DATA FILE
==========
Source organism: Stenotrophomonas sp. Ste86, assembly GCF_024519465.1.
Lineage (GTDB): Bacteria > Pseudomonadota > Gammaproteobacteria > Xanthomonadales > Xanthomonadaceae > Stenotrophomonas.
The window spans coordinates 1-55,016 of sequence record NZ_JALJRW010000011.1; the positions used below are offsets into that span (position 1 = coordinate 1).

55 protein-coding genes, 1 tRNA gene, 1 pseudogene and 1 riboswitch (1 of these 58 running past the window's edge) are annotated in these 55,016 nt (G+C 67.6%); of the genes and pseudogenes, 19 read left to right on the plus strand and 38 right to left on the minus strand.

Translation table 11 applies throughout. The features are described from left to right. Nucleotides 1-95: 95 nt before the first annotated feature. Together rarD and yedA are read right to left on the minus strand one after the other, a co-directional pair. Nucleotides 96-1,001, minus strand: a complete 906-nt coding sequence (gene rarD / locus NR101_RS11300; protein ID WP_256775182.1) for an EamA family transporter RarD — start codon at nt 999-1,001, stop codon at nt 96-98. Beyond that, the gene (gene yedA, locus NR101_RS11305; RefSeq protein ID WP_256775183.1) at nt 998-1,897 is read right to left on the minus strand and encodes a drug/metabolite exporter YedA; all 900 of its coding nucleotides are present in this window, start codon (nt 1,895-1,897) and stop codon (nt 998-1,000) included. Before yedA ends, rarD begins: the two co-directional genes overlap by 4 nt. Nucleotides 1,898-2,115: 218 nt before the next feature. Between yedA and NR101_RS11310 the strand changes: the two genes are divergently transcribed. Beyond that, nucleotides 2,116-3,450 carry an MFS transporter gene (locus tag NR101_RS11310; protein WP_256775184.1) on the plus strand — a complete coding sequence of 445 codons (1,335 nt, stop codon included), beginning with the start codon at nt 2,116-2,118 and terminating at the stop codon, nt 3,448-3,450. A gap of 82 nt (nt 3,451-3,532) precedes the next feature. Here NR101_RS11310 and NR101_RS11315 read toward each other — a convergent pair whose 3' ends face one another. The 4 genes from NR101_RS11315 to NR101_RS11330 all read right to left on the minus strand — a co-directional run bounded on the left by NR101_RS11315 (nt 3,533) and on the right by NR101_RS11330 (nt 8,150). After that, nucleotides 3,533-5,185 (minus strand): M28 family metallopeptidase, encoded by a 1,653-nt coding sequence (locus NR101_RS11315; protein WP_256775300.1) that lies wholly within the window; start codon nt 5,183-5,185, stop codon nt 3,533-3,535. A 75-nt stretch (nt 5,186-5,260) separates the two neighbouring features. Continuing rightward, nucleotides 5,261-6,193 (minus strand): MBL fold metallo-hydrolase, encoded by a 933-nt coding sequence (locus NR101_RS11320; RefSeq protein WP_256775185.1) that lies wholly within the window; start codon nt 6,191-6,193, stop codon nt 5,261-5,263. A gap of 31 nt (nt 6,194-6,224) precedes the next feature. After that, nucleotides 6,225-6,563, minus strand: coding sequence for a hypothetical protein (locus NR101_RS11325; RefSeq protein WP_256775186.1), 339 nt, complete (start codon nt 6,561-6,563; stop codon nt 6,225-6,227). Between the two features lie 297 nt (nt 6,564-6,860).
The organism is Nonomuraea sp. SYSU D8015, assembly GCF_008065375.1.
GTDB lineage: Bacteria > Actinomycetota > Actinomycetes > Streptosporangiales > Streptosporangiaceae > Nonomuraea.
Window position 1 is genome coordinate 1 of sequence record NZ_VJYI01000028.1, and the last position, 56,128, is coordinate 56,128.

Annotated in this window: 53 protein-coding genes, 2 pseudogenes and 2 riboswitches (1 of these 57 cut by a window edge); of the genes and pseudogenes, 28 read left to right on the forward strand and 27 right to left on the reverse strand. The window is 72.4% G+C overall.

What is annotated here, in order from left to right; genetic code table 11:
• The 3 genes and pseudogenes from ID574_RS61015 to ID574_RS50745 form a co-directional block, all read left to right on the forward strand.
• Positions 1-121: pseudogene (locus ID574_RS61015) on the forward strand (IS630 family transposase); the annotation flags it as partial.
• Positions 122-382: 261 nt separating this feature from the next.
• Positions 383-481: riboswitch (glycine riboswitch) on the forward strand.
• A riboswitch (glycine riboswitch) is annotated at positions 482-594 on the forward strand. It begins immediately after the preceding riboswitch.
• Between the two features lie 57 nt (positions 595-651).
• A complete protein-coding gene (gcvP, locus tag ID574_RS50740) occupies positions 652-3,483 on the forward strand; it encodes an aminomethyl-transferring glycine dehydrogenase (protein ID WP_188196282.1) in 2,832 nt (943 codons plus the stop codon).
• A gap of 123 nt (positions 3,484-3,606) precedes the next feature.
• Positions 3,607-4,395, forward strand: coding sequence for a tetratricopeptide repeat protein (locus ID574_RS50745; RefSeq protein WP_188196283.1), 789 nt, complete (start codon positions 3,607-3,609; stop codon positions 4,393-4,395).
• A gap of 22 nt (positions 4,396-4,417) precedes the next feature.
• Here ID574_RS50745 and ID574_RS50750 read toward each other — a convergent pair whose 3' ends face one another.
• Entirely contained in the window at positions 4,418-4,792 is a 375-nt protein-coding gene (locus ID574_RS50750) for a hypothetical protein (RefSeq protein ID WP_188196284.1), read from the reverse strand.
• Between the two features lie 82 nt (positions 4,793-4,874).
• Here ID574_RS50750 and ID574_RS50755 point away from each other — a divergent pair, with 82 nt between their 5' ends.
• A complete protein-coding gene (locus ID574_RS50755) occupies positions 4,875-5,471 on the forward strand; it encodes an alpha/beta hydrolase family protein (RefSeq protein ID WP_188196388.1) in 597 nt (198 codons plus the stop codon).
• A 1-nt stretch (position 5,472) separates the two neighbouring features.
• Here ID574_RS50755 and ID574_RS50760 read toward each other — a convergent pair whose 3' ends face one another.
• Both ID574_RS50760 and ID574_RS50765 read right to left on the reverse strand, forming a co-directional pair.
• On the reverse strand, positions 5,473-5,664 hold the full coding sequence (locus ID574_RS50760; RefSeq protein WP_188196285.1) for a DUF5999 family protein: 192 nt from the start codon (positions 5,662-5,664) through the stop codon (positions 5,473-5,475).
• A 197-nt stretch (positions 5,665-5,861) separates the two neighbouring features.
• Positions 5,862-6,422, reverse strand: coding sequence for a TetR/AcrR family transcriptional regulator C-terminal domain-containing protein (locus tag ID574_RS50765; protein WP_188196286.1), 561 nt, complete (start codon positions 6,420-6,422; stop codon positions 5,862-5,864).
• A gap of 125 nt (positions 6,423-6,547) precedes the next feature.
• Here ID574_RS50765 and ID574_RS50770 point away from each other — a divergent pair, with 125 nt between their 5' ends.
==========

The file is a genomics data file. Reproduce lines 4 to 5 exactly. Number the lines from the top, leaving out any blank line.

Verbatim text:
55 protein-coding genes, 1 tRNA gene, 1 pseudogene and 1 riboswitch (1 of these 58 running past the window's edge) are annotated in these 55,016 nt (G+C 67.6%); of the genes and pseudogenes, 19 read left to right on the plus strand and 38 right to left on the minus strand.

Translation table 11 applies throughout. The features are described from left to right. Nucleotides 1-95: 95 nt before the first annotated feature. Together rarD and yedA are read right to left on the minus strand one after the other, a co-directional pair. Nucleotides 96-1,001, minus strand: a complete 906-nt coding sequence (gene rarD / locus NR101_RS11300; protein ID WP_256775182.1) for an EamA family transporter RarD — start codon at nt 999-1,001, stop codon at nt 96-98. Beyond that, the gene (gene yedA, locus NR101_RS11305; RefSeq protein ID WP_256775183.1) at nt 998-1,897 is read right to left on the minus strand and encodes a drug/metabolite exporter YedA; all 900 of its coding nucleotides are present in this window, start codon (nt 1,895-1,897) and stop codon (nt 998-1,000) included. Before yedA ends, rarD begins: the two co-directional genes overlap by 4 nt. Nucleotides 1,898-2,115: 218 nt before the next feature. Between yedA and NR101_RS11310 the strand changes: the two genes are divergently transcribed. Beyond that, nucleotides 2,116-3,450 carry an MFS transporter gene (locus tag NR101_RS11310; protein WP_256775184.1) on the plus strand — a complete coding sequence of 445 codons (1,335 nt, stop codon included), beginning with the start codon at nt 2,116-2,118 and terminating at the stop codon, nt 3,448-3,450. A gap of 82 nt (nt 3,451-3,532) precedes the next feature. Here NR101_RS11310 and NR101_RS11315 read toward each other — a convergent pair whose 3' ends face one another. The 4 genes from NR101_RS11315 to NR101_RS11330 all read right to left on the minus strand — a co-directional run bounded on the left by NR101_RS11315 (nt 3,533) and on the right by NR101_RS11330 (nt 8,150). After that, nucleotides 3,533-5,185 (minus strand): M28 family metallopeptidase, encoded by a 1,653-nt coding sequence (locus NR101_RS11315; protein WP_256775300.1) that lies wholly within the window; start codon nt 5,183-5,185, stop codon nt 3,533-3,535. A 75-nt stretch (nt 5,186-5,260) separates the two neighbouring features. Continuing rightward, nucleotides 5,261-6,193 (minus strand): MBL fold metallo-hydrolase, encoded by a 933-nt coding sequence (locus NR101_RS11320; RefSeq protein WP_256775185.1) that lies wholly within the window; start codon nt 6,191-6,193, stop codon nt 5,261-5,263. A gap of 31 nt (nt 6,194-6,224) precedes the next feature. After that, nucleotides 6,225-6,563, minus strand: coding sequence for a hypothetical protein (locus NR101_RS11325; RefSeq protein WP_256775186.1), 339 nt, complete (start codon nt 6,561-6,563; stop codon nt 6,225-6,227). Between the two features lie 297 nt (nt 6,564-6,860).